September 20, 2018
Congress’s Woman Problem
University Distinguished Professor at Northeastern University Law School of Law
Anyone who is paying attention knows that Congress has a woman problem—that is, in a nation where over half of the inhabitants are female, only 20% of Congress’s members are women.
There are subtle costs to the underrepresentation of women in government. For example, one recent study concluded that women in Congress are actually more productive legislators, introducing more bills spanning a wider range of issues than their male counterparts. Other studies have suggested that women legislators are more likely than men to prioritize issues such as health care, social services, reproductive rights, children’s rights, and the environment.
Day to day, it may be hard to notice that, with too few women in the room, many issues get short shrift. But then something dramatic happens, like the sexual assault charges levied against Brett Kavanaugh or the sexual harassment charges proffered against then-nominee Clarence Thomas. When that occurs, we notice all over again that in our current Congress, women’s issues are not part of the bread and butter of every legislators’ agenda. Instead, proposals identified with women’s interests too often serve as political footballs to be tossed around whenever members hope to distract feminist voters from the lack of women’s representation in Congress.
That was the situation this week with the Violence Against Women Act (VAWA). Though it has been languishing for months, with no Republican co-sponsors, there is no doubt that reauthorization of VAWA is critical to the nation’s efforts to combat violence against women. First enacted in 1994, the original VAWA was pending before Congress in 1991, during the Anita Hill hearings. It was finally passed three years later, when the tragic circumstances of Nicole Simpson’s murder forced national attention to the issue of violence against women. VAWA has since been reauthorized three times.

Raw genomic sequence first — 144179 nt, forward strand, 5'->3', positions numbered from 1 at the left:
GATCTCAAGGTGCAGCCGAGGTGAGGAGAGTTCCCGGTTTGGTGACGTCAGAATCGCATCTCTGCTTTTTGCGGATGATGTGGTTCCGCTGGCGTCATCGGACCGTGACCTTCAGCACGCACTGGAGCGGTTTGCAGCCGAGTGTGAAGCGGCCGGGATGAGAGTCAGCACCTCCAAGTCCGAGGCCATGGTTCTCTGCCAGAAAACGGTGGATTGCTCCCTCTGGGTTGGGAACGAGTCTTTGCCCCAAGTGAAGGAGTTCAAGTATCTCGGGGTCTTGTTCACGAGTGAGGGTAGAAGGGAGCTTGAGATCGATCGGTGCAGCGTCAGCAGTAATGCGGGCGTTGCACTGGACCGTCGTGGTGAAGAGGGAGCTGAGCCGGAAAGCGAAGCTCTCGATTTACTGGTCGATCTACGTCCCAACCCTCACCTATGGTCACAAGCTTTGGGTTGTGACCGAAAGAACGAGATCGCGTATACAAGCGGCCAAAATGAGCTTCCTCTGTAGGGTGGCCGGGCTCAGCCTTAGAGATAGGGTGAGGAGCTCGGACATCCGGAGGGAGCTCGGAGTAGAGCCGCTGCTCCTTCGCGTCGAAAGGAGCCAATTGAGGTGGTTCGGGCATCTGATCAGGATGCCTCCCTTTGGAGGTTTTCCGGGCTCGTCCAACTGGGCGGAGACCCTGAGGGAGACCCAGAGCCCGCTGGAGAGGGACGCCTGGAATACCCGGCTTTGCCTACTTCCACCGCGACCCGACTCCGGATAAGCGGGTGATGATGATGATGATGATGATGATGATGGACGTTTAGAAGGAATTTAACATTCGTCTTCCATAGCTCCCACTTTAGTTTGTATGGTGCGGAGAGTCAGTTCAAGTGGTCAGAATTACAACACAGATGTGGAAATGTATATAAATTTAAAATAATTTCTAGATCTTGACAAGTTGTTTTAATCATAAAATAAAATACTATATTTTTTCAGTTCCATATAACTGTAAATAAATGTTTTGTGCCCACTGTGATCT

The 2018 reauthorization bill would, among other things, provide law enforcement with more tools to remove firearms from domestic abusers who are not legally allowed to own them and would increase funding for local rape prevention efforts. Kim Gandy, President of the National Network to End Domestic Violence, calls it a “modest” bill, drafted with the intention of garnering bi-partisan support just as prior VAWA bills have since 1994.
This is legislation that matters in every congressional district in the country and that should be a priority for every Senator and Representative.
Instead, it appears that Senator Chuck Grassley and other Republican members are prepared to cynically use VAWA reauthorization to show that they care about women, even as they seek every possible means to minimize the significance of sexual assault charges made against Judge Kavanaugh. At the time of this writing, Senate Republicans are continuing their efforts to rush the Kavanaugh Supreme Court nomination through to a confirmation vote with little investigation of the attempted rape claims and without the benefit of expert testimony on the dynamics of sexual assault. Scheduling hearings on VAWA reauthorization will, they hope, help change the subject and show that Congress cares about women—at least when women aren’t making sexual assault accusations against powerful men in Washington.
Of course, VAWA should be passed whatever the reason, cynical or not, and Congress should take action before the September 30 deadline for reauthorization. But few women (or other voters) will be fooled into thinking that violence against women really matters to the congressional majority if they turn on their screens to see Anita Hill redux, as the Republican men of the Senate Judiciary Committee grill Dr. Christine Blasey Ford about her charges against Brett Kavanaugh. No, Congress can’t fix its woman problem just by reauthorizing the VAWA, though there’s nothing wrong with that. What we really need are more women in Congress, and more men in Congress to care about women even when it is not politically opportunistic.